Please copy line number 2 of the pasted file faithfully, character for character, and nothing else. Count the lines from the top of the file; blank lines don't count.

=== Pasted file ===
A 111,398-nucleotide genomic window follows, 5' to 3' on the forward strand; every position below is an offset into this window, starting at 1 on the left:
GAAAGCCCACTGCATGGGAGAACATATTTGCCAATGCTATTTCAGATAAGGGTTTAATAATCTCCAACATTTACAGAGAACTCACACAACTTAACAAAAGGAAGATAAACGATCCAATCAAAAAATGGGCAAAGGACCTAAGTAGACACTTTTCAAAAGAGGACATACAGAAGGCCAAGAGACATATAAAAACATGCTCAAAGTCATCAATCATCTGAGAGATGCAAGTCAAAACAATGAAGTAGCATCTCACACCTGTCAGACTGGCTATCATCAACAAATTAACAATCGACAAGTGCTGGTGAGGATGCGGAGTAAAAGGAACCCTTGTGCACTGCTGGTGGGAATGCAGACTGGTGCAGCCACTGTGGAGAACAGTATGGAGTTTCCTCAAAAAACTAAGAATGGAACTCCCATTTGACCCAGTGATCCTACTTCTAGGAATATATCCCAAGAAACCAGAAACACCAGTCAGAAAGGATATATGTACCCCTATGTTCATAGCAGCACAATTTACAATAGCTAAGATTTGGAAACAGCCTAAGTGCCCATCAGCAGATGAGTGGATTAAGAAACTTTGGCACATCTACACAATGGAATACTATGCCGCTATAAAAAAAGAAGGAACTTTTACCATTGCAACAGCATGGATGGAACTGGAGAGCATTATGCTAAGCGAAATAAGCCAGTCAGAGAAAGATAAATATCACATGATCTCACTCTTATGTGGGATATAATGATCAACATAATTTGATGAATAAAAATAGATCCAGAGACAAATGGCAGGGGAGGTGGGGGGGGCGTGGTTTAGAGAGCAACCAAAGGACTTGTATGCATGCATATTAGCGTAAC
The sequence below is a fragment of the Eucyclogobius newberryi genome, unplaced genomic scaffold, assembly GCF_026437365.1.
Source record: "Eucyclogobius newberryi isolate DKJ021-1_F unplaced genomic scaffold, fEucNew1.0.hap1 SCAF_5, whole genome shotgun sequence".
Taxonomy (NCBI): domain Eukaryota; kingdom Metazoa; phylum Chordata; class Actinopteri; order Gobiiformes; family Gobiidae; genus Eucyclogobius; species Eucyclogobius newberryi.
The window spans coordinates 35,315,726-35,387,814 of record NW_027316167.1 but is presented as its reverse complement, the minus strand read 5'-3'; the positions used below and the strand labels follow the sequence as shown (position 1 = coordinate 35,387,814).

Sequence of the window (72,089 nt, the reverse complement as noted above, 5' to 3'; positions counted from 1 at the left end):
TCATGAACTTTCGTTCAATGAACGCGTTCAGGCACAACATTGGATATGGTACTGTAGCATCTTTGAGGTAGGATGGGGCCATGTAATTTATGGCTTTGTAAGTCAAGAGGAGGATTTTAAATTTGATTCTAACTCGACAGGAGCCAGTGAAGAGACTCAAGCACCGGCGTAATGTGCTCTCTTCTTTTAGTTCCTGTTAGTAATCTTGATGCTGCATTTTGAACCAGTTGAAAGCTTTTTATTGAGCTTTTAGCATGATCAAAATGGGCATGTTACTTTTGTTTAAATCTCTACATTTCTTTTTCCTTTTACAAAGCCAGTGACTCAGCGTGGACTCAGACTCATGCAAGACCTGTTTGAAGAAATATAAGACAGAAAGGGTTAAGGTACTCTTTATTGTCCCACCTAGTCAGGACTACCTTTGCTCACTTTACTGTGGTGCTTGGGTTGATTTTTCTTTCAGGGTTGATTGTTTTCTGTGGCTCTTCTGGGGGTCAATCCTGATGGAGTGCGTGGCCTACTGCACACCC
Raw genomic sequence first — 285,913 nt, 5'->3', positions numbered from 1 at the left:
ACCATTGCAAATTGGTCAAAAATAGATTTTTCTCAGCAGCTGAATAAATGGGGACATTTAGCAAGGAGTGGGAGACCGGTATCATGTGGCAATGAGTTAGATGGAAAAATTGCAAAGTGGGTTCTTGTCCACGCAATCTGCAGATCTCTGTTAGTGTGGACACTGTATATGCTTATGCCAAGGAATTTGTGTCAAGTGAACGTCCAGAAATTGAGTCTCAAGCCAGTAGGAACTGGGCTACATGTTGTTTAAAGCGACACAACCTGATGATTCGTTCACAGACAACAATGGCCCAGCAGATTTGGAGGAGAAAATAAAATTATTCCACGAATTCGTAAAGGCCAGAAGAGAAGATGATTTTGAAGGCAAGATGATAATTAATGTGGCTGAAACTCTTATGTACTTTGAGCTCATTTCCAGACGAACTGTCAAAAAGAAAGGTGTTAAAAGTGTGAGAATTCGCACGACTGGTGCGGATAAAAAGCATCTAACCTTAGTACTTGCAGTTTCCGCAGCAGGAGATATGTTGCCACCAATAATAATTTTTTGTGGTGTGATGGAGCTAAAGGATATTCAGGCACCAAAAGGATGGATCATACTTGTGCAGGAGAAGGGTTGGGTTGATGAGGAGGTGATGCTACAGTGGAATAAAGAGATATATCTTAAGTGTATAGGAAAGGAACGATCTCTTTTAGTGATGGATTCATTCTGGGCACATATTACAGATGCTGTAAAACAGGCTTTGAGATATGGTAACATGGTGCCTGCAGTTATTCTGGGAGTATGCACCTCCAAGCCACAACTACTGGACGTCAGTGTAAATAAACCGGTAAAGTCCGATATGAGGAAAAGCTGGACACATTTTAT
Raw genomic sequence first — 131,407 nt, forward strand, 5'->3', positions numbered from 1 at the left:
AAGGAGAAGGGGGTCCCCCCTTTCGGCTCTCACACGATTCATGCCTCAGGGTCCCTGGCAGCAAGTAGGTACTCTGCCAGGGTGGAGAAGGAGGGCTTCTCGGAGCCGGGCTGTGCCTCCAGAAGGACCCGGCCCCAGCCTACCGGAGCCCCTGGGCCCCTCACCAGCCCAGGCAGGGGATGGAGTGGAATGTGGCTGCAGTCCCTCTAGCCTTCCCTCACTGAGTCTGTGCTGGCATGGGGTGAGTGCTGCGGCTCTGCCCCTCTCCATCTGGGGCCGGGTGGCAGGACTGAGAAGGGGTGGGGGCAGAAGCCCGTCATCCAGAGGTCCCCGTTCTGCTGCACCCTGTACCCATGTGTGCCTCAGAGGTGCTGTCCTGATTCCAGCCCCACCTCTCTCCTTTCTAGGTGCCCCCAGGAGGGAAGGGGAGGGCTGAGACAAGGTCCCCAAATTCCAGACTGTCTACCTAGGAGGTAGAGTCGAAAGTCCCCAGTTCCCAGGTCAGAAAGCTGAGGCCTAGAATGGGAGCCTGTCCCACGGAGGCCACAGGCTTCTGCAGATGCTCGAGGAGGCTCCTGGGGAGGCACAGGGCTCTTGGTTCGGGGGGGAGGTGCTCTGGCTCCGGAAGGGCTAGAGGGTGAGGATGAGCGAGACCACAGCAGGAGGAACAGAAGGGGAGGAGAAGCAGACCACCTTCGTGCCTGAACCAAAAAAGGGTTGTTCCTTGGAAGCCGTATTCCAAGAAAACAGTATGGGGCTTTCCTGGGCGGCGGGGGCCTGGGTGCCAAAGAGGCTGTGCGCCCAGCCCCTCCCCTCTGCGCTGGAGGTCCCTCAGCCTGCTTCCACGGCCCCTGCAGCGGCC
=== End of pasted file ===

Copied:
GAAAGCCCACTGCATGGGAGAACATATTTGCCAATGCTATTTCAGATAAGGGTTTAATAATCTCCAACATTTACAGAGAACTCACACAACTTAACAAAAGGAAGATAAACGATCCAATCAAAAAATGGGCAAAGGACCTAAGTAGACACTTTTCAAAAGAGGACATACAGAAGGCCAAGAGACATATAAAAACATGCTCAAAGTCATCAATCATCTGAGAGATGCAAGTCAAAACAATGAAGTAGCATCTCACACCTGTCAGACTGGCTATCATCAACAAATTAACAATCGACAAGTGCTGGTGAGGATGCGGAGTAAAAGGAACCCTTGTGCACTGCTGGTGGGAATGCAGACTGGTGCAGCCACTGTGGAGAACAGTATGGAGTTTCCTCAAAAAACTAAGAATGGAACTCCCATTTGACCCAGTGATCCTACTTCTAGGAATATATCCCAAGAAACCAGAAACACCAGTCAGAAAGGATATATGTACCCCTATGTTCATAGCAGCACAATTTACAATAGCTAAGATTTGGAAACAGCCTAAGTGCCCATCAGCAGATGAGTGGATTAAGAAACTTTGGCACATCTACACAATGGAATACTATGCCGCTATAAAAAAAGAAGGAACTTTTACCATTGCAACAGCATGGATGGAACTGGAGAGCATTATGCTAAGCGAAATAAGCCAGTCAGAGAAAGATAAATATCACATGATCTCACTCTTATGTGGGATATAATGATCAACATAATTTGATGAATAAAAATAGATCCAGAGACAAATGGCAGGGGAGGTGGGGGGGGCGTGGTTTAGAGAGCAACCAAAGGACTTGTATGCATGCATATTAGCGTAAC